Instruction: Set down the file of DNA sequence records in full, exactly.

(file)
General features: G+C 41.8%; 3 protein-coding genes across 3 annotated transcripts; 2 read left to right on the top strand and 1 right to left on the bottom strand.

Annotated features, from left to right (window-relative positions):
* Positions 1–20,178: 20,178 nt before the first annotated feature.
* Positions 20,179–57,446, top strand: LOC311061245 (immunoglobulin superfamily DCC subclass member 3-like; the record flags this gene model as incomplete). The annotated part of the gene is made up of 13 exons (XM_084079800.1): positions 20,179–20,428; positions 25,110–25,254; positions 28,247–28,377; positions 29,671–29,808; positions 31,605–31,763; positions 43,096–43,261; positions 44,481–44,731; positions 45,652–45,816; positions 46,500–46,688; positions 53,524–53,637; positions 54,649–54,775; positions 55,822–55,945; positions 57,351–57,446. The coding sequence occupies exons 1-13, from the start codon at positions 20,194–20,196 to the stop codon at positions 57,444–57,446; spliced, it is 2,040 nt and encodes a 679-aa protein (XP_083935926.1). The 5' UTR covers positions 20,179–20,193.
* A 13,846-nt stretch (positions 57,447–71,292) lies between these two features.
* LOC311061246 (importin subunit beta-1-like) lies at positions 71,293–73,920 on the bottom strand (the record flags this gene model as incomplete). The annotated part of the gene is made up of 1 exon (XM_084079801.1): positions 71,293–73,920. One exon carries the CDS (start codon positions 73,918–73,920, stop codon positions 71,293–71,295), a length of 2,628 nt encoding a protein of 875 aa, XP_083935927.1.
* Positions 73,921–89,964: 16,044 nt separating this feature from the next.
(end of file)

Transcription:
General features: G+C 41.8%; 3 protein-coding genes across 3 annotated transcripts; 2 read left to right on the top strand and 1 right to left on the bottom strand.

Annotated features, from left to right (window-relative positions):
* Positions 1–20,178: 20,178 nt before the first annotated feature.
* Positions 20,179–57,446, top strand: LOC311061245 (immunoglobulin superfamily DCC subclass member 3-like; the record flags this gene model as incomplete). The annotated part of the gene is made up of 13 exons (XM_084079800.1): positions 20,179–20,428; positions 25,110–25,254; positions 28,247–28,377; positions 29,671–29,808; positions 31,605–31,763; positions 43,096–43,261; positions 44,481–44,731; positions 45,652–45,816; positions 46,500–46,688; positions 53,524–53,637; positions 54,649–54,775; positions 55,822–55,945; positions 57,351–57,446. The coding sequence occupies exons 1-13, from the start codon at positions 20,194–20,196 to the stop codon at positions 57,444–57,446; spliced, it is 2,040 nt and encodes a 679-aa protein (XP_083935926.1). The 5' UTR covers positions 20,179–20,193.
* A 13,846-nt stretch (positions 57,447–71,292) lies between these two features.
* LOC311061246 (importin subunit beta-1-like) lies at positions 71,293–73,920 on the bottom strand (the record flags this gene model as incomplete). The annotated part of the gene is made up of 1 exon (XM_084079801.1): positions 71,293–73,920. One exon carries the CDS (start codon positions 73,918–73,920, stop codon positions 71,293–71,295), a length of 2,628 nt encoding a protein of 875 aa, XP_083935927.1.
* Positions 73,921–89,964: 16,044 nt separating this feature from the next.